Sweden enters ‘new era’ with NATO bid
Published: 11:56 17 May 2022
Sweden on Monday officially announced it will apply for NATO membership as a deterrent against Russian aggression, entering a "new era" and reversing two centuries of military non-alignment.
"The government has decided to inform NATO that Sweden wants to become a member of the alliance," Prime Minister Magdalena Andersson told reporters a day after neighbouring Finland made a similar announcement.
"We are leaving one era and beginning another," Andersson said of the dramatic turnaround of her country's position less than three months after Russia's invasion of Ukraine.
Sweden's NATO ambassador would "shortly" inform NATO, she said.
Sweden and Finland have both expressed a desire to act in lockstep on NATO membership. They are expected to submit their applications jointly this week.
Russian President Vladimir Putin on Monday warned that NATO's expansion may trigger a response from Moscow.
It poses "no direct threat for us... but the expansion of military infrastructure to these territories will certainly provoke our response," Putin said during a televised summit meeting of the Collective Security Treaty Organisation, a Moscow-led military alliance.
Andersson acknowledged Sweden would be "vulnerable" in the interim period before its application is ratified.
Stockholm has received security assurances from several key partners, including the United States, Britain, Germany, France and the Nordic countries, she added.
Sweden's Supreme Commander of the Armed Forces, Micael Byden, said the risk of a Russian military attack was "pretty low", but the country could expect to see "disinformation campaigns, cyberattacks, sabotage, (and) subversion".
Sweden's announcement was expected after Andersson's Social Democratic party on Sunday backed membership, in a dramatic U-turn. Sweden had opposed the idea since the birth of the Western military alliance.
The premier had earlier in the day consulted parliament by convening a debate, though lawmakers did not vote on the issue.
Six of eight parties in parliament, constituting a very broad majority, are in favour of joining. Swedish public support has also risen dramatically to around 50 percent - with about 20 percent against.
In Helsinki, support has surged even more dramatically, with more than three-quarters of Finns in favour of membership, almost triple the level seen before the war in Ukraine began on February 24.
Finnish lawmakers on Monday launched a marathon debate with over 150 of 200 MPs asking to speak, following a NATO membership proposal presented on Sunday by President Sauli Niinisto and Prime Minister Sanna Marin.
"Our security environment has fundamentally changed," Marin told parliament.
"The only country that threatens European security, and is now openly waging a war of aggression, is Russia", she said.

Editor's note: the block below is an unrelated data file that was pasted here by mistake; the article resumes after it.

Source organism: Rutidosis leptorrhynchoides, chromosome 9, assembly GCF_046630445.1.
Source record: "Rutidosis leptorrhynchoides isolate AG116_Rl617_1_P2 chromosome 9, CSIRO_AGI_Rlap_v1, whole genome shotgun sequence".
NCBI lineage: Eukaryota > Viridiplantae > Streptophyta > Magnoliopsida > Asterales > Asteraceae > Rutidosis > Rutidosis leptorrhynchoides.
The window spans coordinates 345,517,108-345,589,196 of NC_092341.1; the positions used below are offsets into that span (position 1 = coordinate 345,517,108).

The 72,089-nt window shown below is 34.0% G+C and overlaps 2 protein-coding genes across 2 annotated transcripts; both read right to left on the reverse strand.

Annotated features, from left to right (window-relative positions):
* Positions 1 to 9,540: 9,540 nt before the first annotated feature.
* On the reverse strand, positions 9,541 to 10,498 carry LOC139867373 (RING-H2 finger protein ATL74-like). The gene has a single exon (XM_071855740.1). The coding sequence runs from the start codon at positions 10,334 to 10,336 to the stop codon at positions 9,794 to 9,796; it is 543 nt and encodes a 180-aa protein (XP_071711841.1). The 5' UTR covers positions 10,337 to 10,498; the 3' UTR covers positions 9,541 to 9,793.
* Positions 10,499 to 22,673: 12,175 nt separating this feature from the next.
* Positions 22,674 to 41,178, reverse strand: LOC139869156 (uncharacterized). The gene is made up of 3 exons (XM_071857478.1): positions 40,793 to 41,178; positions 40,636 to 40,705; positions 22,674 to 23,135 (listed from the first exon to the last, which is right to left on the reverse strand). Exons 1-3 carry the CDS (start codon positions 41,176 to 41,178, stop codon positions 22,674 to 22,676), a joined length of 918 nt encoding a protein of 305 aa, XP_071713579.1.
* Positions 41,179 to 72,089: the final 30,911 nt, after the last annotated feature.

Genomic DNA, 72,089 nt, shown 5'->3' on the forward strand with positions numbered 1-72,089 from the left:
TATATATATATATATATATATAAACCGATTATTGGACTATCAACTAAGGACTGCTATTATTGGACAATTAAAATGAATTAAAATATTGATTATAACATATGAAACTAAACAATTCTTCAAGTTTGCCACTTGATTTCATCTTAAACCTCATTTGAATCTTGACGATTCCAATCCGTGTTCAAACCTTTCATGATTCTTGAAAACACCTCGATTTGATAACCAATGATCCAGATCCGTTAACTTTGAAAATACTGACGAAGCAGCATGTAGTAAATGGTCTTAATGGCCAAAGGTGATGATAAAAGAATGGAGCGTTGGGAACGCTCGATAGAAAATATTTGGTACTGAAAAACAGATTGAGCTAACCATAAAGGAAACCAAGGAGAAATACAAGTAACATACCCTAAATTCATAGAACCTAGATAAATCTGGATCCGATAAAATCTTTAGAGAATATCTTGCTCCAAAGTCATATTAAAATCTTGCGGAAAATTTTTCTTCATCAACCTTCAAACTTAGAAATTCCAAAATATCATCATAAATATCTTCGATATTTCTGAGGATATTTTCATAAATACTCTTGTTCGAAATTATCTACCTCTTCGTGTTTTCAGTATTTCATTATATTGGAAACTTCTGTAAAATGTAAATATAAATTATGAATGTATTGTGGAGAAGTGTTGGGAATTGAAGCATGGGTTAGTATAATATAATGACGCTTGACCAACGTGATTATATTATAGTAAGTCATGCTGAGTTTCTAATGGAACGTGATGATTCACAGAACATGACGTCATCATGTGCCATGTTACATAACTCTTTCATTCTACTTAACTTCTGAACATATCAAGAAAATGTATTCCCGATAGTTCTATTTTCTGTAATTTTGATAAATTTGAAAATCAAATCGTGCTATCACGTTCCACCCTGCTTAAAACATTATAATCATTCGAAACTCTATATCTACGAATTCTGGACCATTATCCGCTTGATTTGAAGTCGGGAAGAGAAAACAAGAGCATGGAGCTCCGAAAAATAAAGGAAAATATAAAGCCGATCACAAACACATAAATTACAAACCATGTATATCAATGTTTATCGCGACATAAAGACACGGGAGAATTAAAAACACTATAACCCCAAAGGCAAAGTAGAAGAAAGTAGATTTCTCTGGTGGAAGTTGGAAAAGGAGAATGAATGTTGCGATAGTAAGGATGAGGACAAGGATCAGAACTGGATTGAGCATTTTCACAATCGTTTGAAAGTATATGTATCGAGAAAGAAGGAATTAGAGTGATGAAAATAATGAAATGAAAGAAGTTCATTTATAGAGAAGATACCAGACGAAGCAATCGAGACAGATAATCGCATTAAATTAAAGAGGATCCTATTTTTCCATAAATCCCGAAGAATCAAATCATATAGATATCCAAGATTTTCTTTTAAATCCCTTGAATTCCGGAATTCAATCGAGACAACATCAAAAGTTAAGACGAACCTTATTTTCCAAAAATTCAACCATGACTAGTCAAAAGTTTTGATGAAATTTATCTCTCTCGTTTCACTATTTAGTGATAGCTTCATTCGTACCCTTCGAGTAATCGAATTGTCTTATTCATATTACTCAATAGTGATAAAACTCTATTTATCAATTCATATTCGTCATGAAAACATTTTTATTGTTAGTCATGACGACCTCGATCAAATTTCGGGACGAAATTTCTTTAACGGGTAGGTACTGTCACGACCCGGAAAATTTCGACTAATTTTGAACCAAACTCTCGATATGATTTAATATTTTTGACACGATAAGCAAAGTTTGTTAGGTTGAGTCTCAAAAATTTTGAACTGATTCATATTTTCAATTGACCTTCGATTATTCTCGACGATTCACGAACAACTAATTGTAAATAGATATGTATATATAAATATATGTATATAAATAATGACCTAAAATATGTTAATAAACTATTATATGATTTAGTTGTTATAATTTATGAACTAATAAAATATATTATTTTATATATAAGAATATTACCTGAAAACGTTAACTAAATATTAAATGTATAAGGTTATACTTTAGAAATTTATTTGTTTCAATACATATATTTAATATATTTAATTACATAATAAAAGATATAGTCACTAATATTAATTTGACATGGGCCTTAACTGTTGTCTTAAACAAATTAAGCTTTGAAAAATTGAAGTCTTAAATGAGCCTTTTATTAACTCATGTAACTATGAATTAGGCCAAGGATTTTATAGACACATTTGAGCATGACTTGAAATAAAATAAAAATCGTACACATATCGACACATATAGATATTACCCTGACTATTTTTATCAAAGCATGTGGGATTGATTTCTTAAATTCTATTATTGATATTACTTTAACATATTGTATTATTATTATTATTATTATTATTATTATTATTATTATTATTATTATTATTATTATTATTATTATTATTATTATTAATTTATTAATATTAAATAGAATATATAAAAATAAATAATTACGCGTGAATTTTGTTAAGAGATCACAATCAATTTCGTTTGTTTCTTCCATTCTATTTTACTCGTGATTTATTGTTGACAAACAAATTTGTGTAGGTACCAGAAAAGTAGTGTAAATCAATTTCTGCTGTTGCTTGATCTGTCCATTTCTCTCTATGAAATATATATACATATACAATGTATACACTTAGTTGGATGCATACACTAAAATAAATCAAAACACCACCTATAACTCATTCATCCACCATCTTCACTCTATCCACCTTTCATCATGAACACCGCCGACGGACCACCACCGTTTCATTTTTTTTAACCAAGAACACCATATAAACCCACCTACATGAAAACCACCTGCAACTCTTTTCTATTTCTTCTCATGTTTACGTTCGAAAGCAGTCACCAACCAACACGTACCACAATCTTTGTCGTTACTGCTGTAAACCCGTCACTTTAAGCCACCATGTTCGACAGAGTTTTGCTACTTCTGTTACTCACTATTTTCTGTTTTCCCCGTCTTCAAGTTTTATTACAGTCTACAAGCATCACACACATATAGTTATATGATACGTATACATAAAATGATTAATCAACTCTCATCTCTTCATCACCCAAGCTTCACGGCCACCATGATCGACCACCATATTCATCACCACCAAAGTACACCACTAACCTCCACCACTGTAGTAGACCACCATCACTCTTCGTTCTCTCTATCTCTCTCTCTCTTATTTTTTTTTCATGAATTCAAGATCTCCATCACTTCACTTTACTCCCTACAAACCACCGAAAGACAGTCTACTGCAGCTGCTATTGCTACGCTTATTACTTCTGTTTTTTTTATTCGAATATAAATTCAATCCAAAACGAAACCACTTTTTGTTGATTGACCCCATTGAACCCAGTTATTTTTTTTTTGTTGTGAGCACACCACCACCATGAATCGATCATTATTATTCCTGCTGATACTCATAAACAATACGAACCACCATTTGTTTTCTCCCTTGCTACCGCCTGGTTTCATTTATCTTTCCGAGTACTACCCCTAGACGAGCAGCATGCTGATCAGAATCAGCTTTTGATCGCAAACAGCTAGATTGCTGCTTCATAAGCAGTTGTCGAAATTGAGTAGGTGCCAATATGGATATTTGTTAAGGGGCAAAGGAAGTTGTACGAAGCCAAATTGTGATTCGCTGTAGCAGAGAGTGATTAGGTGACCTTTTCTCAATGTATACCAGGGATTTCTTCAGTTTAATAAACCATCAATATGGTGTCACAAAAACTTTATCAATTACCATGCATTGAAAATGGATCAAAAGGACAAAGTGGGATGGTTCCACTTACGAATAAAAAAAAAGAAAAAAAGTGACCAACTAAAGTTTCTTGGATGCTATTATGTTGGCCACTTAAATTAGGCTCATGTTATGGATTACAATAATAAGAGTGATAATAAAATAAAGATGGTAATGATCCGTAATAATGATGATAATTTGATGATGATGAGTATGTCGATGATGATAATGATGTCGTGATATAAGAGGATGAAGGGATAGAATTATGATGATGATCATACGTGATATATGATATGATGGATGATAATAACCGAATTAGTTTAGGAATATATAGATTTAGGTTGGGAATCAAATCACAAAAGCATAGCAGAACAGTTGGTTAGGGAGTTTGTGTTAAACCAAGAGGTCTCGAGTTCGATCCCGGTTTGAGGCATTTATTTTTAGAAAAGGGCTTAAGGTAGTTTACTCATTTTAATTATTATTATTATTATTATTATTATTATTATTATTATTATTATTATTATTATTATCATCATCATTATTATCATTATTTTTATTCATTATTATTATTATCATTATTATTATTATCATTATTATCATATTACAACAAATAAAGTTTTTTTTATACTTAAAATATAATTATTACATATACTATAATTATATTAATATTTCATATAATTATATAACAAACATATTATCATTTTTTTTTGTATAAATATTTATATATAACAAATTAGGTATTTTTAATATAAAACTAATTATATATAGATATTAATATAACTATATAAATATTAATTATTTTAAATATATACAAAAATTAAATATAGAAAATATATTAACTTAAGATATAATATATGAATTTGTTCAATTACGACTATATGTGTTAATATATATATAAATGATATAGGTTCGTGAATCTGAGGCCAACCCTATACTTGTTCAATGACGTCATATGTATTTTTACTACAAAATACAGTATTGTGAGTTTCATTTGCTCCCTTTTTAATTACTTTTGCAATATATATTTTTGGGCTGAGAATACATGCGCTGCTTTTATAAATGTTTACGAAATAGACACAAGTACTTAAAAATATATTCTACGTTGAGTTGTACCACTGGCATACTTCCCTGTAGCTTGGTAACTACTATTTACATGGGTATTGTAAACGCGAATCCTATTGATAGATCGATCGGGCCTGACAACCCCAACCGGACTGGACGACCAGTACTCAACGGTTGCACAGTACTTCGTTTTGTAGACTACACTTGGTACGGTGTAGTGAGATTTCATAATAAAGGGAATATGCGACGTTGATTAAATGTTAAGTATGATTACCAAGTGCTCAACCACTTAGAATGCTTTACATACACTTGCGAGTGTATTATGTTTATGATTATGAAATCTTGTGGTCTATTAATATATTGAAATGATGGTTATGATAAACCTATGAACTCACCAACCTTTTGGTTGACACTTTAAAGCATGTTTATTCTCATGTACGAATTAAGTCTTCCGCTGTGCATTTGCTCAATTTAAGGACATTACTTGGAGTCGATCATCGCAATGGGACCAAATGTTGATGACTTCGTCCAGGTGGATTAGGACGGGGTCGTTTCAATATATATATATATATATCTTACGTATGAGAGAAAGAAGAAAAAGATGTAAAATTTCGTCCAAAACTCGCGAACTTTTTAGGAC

Finland, which shares a 1,300-kilometre (800-mile) border with Russia, has a long shared history with Russia.
It spent more than a century as part of the Russian empire until it gained independence in 1917. Finland was then invaded by the Soviet Union in 1939.
Finns put up a fierce fight during the bloody Winter War, but were ultimately forced to cede a huge stretch of their eastern Karelia province in a peace treaty with Moscow.
An overwhelming majority of Finland's 200 MPs - at least 85 percent - back the decision to join NATO.
During the debate in Sweden's parliament, Andersson acknowledged that Sweden's decision to join NATO was closely tied to Finland's.
As the only country in the Baltic Sea region outside of NATO, Sweden would find itself "in a very vulnerable position", she told parliament.
She also stressed Sweden's "extensive military cooperation" with Finland.
If Sweden doesn't join, and "Finland as a NATO member focuses more on its cooperation with NATO countries, Sweden's defence capability decreases at a time when it instead needs to be strengthened."
"The best thing for our country's security is therefore for Sweden to apply for membership in NATO and to do it together with Finland," she said.
Andersson later said "it shouldn't take more than a year" for the alliance's 30 members to unanimously ratify Sweden's membership application.
NATO has said the two countries would be welcomed "with open arms", but Turkish President Recep Tayyip Erdogan has expressed last-minute objections.
Ankara is angered by what it considers to be the two countries' leniency, in particular Stockholm's, towards the Kurdistan Workers' Party (PKK), which is on the EU's list of terrorist organisations.
Swedish Defence Minister Peter Hultqvist said Monday Sweden was sending a delegation to Turkey for talks with officials. - AFP
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